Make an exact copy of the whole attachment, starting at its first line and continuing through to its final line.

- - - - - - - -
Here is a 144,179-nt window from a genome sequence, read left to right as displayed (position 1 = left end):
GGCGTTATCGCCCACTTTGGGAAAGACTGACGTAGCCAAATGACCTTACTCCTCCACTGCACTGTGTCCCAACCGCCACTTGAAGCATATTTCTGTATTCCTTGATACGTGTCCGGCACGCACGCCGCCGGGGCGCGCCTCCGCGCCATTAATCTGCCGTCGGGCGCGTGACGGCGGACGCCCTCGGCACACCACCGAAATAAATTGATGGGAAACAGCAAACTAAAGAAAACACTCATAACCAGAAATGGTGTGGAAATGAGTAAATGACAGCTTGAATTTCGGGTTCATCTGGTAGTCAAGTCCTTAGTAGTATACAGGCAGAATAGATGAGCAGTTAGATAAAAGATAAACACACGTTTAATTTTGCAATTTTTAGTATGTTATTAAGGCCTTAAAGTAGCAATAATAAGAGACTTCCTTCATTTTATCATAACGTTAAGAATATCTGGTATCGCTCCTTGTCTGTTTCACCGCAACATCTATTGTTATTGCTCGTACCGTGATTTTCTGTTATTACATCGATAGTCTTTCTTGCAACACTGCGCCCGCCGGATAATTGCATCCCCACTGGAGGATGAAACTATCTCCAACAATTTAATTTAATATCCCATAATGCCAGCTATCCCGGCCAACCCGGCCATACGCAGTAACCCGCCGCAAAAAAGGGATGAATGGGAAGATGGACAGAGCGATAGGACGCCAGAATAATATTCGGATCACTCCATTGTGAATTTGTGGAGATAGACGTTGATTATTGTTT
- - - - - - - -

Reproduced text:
Here is a 144,179-nt window from a genome sequence, read left to right as displayed (position 1 = left end):
GGCGTTATCGCCCACTTTGGGAAAGACTGACGTAGCCAAATGACCTTACTCCTCCACTGCACTGTGTCCCAACCGCCACTTGAAGCATATTTCTGTATTCCTTGATACGTGTCCGGCACGCACGCCGCCGGGGCGCGCCTCCGCGCCATTAATCTGCCGTCGGGCGCGTGACGGCGGACGCCCTCGGCACACCACCGAAATAAATTGATGGGAAACAGCAAACTAAAGAAAACACTCATAACCAGAAATGGTGTGGAAATGAGTAAATGACAGCTTGAATTTCGGGTTCATCTGGTAGTCAAGTCCTTAGTAGTATACAGGCAGAATAGATGAGCAGTTAGATAAAAGATAAACACACGTTTAATTTTGCAATTTTTAGTATGTTATTAAGGCCTTAAAGTAGCAATAATAAGAGACTTCCTTCATTTTATCATAACGTTAAGAATATCTGGTATCGCTCCTTGTCTGTTTCACCGCAACATCTATTGTTATTGCTCGTACCGTGATTTTCTGTTATTACATCGATAGTCTTTCTTGCAACACTGCGCCCGCCGGATAATTGCATCCCCACTGGAGGATGAAACTATCTCCAACAATTTAATTTAATATCCCATAATGCCAGCTATCCCGGCCAACCCGGCCATACGCAGTAACCCGCCGCAAAAAAGGGATGAATGGGAAGATGGACAGAGCGATAGGACGCCAGAATAATATTCGGATCACTCCATTGTGAATTTGTGGAGATAGACGTTGATTATTGTTT